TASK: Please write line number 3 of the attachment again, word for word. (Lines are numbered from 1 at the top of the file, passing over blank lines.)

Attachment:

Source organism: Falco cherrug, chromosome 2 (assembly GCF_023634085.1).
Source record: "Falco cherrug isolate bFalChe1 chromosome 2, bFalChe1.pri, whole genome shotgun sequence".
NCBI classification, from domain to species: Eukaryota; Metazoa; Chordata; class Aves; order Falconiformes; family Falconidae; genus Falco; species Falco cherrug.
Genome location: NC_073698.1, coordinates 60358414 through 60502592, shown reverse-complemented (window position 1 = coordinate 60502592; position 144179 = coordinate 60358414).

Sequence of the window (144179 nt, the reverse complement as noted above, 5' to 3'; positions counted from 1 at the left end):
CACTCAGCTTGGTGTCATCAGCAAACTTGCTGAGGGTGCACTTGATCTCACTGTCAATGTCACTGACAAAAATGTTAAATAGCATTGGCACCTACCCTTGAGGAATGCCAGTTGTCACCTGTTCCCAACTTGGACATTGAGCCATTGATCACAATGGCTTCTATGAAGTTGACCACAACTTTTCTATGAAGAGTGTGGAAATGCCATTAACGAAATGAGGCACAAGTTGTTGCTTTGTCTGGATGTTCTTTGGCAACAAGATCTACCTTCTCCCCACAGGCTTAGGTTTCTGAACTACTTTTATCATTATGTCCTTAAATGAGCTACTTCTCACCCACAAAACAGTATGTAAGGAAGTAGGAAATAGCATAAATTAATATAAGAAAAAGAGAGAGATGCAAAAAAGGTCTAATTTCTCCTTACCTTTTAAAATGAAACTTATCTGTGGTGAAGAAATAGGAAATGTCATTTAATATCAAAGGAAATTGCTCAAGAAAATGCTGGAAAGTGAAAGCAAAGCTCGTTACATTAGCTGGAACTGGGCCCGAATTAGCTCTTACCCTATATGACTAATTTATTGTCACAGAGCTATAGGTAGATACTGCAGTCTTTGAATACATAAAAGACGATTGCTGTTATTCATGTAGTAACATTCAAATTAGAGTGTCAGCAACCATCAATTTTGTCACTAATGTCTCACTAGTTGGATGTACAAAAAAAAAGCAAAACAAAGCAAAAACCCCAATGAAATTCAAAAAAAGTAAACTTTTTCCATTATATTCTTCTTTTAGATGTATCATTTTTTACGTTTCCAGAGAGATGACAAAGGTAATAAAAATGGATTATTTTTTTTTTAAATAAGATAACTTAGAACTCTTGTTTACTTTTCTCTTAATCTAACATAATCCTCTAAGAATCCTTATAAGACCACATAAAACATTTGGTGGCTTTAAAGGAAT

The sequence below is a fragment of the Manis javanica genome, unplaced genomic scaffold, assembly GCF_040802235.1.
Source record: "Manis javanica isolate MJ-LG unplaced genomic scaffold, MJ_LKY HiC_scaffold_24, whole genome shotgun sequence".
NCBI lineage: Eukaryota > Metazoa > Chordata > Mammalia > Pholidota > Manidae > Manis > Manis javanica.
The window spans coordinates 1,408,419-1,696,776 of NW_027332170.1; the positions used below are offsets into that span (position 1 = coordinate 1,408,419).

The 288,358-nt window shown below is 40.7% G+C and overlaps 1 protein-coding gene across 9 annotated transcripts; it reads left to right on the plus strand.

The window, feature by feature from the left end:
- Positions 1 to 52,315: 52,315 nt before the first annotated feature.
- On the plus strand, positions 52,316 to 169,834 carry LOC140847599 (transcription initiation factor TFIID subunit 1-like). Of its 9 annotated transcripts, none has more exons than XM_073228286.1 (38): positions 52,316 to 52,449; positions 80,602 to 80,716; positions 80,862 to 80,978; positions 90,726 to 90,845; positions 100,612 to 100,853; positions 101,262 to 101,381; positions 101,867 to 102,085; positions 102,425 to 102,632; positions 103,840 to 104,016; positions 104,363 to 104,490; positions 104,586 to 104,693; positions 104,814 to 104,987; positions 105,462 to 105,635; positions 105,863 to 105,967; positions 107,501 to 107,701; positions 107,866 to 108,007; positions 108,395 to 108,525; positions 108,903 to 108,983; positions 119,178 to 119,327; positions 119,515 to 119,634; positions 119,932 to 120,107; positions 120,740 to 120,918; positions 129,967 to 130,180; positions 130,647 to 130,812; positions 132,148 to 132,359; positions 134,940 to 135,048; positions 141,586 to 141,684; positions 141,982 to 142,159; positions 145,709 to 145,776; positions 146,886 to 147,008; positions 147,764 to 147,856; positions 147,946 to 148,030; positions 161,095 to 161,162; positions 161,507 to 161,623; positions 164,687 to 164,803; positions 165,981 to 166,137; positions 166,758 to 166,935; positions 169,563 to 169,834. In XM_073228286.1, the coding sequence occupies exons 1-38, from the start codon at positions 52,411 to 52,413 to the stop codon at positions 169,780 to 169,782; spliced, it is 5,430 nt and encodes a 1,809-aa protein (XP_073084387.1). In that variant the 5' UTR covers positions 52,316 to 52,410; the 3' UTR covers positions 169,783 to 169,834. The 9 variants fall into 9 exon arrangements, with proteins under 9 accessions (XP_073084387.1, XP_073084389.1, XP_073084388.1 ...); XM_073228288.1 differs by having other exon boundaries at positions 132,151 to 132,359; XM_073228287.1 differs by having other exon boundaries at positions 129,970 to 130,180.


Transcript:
NCBI classification, from domain to species: Eukaryota; Metazoa; Chordata; class Aves; order Falconiformes; family Falconidae; genus Falco; species Falco cherrug.